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Treatment of Silk Fibroin with Poly(ethylene glycol) for the Enhancement of Corneal Epithelial Cell Growth.

Suzuki S, Dawson RA, Chirila TV, Shadforth AM, Hogerheyde TA, Edwards GA, Harkin DG - J Funct Biomater (2015)

Bottom Line: The resulting membranes were thoroughly characterized and compared to the non-treated membranes.The crosslinking with genipin did not induce a significant improvement in mechanical properties.The reduced mechanical stability of freestanding PEG-treated membranes makes them a less viable choice than the non-treated membranes.

View Article: PubMed Central - PubMed

Affiliation: Queensland Eye Institute, South Brisbane, Queensland 4101, Australia. shuko.suzuki@qei.org.au.

ABSTRACT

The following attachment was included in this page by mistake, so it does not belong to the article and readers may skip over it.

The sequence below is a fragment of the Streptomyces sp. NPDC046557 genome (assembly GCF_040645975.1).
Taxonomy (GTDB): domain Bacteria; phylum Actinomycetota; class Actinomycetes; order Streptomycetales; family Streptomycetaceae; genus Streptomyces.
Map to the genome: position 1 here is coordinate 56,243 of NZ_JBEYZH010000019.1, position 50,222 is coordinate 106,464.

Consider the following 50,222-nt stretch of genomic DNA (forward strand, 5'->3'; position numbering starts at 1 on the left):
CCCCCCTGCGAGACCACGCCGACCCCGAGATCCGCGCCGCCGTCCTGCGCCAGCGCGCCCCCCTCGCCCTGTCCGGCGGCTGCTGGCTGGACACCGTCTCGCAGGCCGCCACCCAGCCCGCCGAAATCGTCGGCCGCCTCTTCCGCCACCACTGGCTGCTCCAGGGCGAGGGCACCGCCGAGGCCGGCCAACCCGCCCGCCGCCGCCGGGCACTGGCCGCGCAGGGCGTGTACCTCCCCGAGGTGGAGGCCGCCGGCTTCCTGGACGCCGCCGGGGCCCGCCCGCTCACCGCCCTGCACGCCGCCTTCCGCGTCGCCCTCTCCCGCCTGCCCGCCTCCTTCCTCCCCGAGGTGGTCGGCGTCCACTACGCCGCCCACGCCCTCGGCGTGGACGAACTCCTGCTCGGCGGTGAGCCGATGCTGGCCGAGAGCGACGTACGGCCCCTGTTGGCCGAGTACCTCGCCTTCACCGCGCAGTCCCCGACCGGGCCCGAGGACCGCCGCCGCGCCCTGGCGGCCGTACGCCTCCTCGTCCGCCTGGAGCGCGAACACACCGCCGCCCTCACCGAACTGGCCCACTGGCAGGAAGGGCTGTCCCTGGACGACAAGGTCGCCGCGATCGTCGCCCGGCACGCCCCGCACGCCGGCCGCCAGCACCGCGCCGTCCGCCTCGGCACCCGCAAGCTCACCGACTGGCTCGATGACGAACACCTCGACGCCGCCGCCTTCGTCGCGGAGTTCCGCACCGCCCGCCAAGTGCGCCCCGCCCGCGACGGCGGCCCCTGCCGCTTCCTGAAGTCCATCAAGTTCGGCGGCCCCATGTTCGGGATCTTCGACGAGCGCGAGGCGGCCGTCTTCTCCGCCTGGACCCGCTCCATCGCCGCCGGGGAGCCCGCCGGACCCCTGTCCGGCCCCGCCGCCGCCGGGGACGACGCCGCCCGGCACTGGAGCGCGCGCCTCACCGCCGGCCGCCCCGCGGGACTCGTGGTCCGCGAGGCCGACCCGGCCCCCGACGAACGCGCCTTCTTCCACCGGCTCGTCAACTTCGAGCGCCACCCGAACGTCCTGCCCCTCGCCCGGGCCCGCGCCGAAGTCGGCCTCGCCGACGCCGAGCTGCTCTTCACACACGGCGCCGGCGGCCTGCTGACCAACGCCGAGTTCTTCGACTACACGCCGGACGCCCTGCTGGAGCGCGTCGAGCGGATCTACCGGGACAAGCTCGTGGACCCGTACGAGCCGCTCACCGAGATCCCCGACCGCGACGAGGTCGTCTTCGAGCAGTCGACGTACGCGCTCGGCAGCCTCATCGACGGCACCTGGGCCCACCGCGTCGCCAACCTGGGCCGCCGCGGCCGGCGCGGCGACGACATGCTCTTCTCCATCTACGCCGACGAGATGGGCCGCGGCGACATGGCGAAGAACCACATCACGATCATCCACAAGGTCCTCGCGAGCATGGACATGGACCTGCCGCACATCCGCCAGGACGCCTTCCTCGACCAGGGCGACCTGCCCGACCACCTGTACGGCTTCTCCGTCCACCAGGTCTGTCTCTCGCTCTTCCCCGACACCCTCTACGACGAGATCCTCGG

A silk protein, fibroin, was isolated from the cocoons of the domesticated silkworm (Bombyx mori) and cast into membranes to serve as freestanding templates for tissue-engineered corneal cell constructs to be used in ocular surface reconstruction. In this study, we sought to enhance the attachment and proliferation of corneal epithelial cells by increasing the permeability of the fibroin membranes and the topographic roughness of their surface. By mixing the fibroin solution with poly(ethylene glycol) (PEG) of molecular weight 300 Da, membranes were produced with increased permeability and with topographic patterns generated on their surface. In order to enhance their mechanical stability, some PEG-treated membranes were also crosslinked with genipin. The resulting membranes were thoroughly characterized and compared to the non-treated membranes. The PEG-treated membranes were similar in tensile strength to the non-treated ones, but their elastic modulus was higher and elongation lower, indicating enhanced rigidity. The crosslinking with genipin did not induce a significant improvement in mechanical properties. In cultures of a human-derived corneal epithelial cell line (HCE-T), the PEG treatment of the substratum did not improve the attachment of cells and it enhanced only slightly the cell proliferation in the longer term. Likewise, primary cultures of human limbal epithelial cells grew equally well on both non-treated and PEG-treated membranes, and the stratification of cultures was consistently improved in the presence of an underlying culture of irradiated 3T3 feeder cells, irrespectively of PEG-treatment. Nevertheless, the cultures grown on the PEG-treated membranes in the presence of feeder cells did display a higher nuclear-to-cytoplasmic ratio suggesting a more proliferative phenotype. We concluded that while the treatment with PEG had a significant effect on some structural properties of the B. mori silk fibroin (BMSF) membranes, there were minimal gains in the performance of these materials as a substratum for corneal epithelial cell growth. The reduced mechanical stability of freestanding PEG-treated membranes makes them a less viable choice than the non-treated membranes.